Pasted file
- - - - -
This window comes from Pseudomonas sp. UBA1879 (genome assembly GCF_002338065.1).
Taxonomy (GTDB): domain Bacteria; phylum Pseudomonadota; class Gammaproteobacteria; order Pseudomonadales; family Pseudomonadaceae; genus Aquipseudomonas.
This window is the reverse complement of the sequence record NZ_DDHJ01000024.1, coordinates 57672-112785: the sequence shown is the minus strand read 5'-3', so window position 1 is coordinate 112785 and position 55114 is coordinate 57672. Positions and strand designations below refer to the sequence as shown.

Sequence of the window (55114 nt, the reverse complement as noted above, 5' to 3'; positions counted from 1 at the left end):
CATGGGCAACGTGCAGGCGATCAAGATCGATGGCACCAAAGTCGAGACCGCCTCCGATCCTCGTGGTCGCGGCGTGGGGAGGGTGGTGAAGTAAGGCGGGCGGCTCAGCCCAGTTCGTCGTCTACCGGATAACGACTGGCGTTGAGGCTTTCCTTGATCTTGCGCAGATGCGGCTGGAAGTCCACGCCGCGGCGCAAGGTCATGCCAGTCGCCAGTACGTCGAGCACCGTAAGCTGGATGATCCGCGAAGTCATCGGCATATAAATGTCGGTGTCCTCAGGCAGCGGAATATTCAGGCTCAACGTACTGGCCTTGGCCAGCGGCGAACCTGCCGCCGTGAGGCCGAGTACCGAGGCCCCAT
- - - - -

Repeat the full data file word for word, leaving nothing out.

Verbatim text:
This window comes from Pseudomonas sp. UBA1879 (genome assembly GCF_002338065.1).
Taxonomy (GTDB): domain Bacteria; phylum Pseudomonadota; class Gammaproteobacteria; order Pseudomonadales; family Pseudomonadaceae; genus Aquipseudomonas.
This window is the reverse complement of the sequence record NZ_DDHJ01000024.1, coordinates 57672-112785: the sequence shown is the minus strand read 5'-3', so window position 1 is coordinate 112785 and position 55114 is coordinate 57672. Positions and strand designations below refer to the sequence as shown.

Sequence of the window (55114 nt, the reverse complement as noted above, 5' to 3'; positions counted from 1 at the left end):
CATGGGCAACGTGCAGGCGATCAAGATCGATGGCACCAAAGTCGAGACCGCCTCCGATCCTCGTGGTCGCGGCGTGGGGAGGGTGGTGAAGTAAGGCGGGCGGCTCAGCCCAGTTCGTCGTCTACCGGATAACGACTGGCGTTGAGGCTTTCCTTGATCTTGCGCAGATGCGGCTGGAAGTCCACGCCGCGGCGCAAGGTCATGCCAGTCGCCAGTACGTCGAGCACCGTAAGCTGGATGATCCGCGAAGTCATCGGCATATAAATGTCGGTGTCCTCAGGCAGCGGAATATTCAGGCTCAACGTACTGGCCTTGGCCAGCGGCGAACCTGCCGCCGTGAGGCCGAGTACCGAGGCCCCAT